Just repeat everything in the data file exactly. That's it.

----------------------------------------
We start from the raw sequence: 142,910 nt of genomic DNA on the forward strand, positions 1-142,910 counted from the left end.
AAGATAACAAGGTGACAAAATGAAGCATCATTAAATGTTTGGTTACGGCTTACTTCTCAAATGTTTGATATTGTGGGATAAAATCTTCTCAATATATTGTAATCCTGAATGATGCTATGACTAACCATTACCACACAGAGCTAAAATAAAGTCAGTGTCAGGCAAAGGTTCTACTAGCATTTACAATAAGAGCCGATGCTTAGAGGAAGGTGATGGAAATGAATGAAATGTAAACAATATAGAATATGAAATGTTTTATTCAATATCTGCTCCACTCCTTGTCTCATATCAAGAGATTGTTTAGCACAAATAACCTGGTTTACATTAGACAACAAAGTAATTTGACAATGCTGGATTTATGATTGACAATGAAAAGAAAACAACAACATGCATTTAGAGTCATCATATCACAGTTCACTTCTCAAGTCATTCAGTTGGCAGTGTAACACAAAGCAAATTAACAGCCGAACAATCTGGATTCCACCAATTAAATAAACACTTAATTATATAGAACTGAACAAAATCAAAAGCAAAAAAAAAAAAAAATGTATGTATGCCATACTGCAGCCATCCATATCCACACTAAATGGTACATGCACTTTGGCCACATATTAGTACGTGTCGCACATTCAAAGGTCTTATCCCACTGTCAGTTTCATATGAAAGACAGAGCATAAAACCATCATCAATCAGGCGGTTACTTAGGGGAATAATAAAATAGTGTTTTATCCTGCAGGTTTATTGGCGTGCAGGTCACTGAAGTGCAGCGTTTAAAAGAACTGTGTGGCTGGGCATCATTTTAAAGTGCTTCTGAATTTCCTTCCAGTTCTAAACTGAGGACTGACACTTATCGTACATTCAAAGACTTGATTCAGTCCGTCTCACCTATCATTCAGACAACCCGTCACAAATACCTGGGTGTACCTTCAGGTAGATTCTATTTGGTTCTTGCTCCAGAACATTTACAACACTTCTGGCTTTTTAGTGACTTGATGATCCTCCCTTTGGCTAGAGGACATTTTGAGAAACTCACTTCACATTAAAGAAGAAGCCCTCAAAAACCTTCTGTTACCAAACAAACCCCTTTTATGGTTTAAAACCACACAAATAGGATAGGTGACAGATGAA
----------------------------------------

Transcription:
We start from the raw sequence: 142,910 nt of genomic DNA on the forward strand, positions 1-142,910 counted from the left end.
AAGATAACAAGGTGACAAAATGAAGCATCATTAAATGTTTGGTTACGGCTTACTTCTCAAATGTTTGATATTGTGGGATAAAATCTTCTCAATATATTGTAATCCTGAATGATGCTATGACTAACCATTACCACACAGAGCTAAAATAAAGTCAGTGTCAGGCAAAGGTTCTACTAGCATTTACAATAAGAGCCGATGCTTAGAGGAAGGTGATGGAAATGAATGAAATGTAAACAATATAGAATATGAAATGTTTTATTCAATATCTGCTCCACTCCTTGTCTCATATCAAGAGATTGTTTAGCACAAATAACCTGGTTTACATTAGACAACAAAGTAATTTGACAATGCTGGATTTATGATTGACAATGAAAAGAAAACAACAACATGCATTTAGAGTCATCATATCACAGTTCACTTCTCAAGTCATTCAGTTGGCAGTGTAACACAAAGCAAATTAACAGCCGAACAATCTGGATTCCACCAATTAAATAAACACTTAATTATATAGAACTGAACAAAATCAAAAGCAAAAAAAAAAAAAAATGTATGTATGCCATACTGCAGCCATCCATATCCACACTAAATGGTACATGCACTTTGGCCACATATTAGTACGTGTCGCACATTCAAAGGTCTTATCCCACTGTCAGTTTCATATGAAAGACAGAGCATAAAACCATCATCAATCAGGCGGTTACTTAGGGGAATAATAAAATAGTGTTTTATCCTGCAGGTTTATTGGCGTGCAGGTCACTGAAGTGCAGCGTTTAAAAGAACTGTGTGGCTGGGCATCATTTTAAAGTGCTTCTGAATTTCCTTCCAGTTCTAAACTGAGGACTGACACTTATCGTACATTCAAAGACTTGATTCAGTCCGTCTCACCTATCATTCAGACAACCCGTCACAAATACCTGGGTGTACCTTCAGGTAGATTCTATTTGGTTCTTGCTCCAGAACATTTACAACACTTCTGGCTTTTTAGTGACTTGATGATCCTCCCTTTGGCTAGAGGACATTTTGAGAAACTCACTTCACATTAAAGAAGAAGCCCTCAAAAACCTTCTGTTACCAAACAAACCCCTTTTATGGTTTAAAACCACACAAATAGGATAGGTGACAGATGAA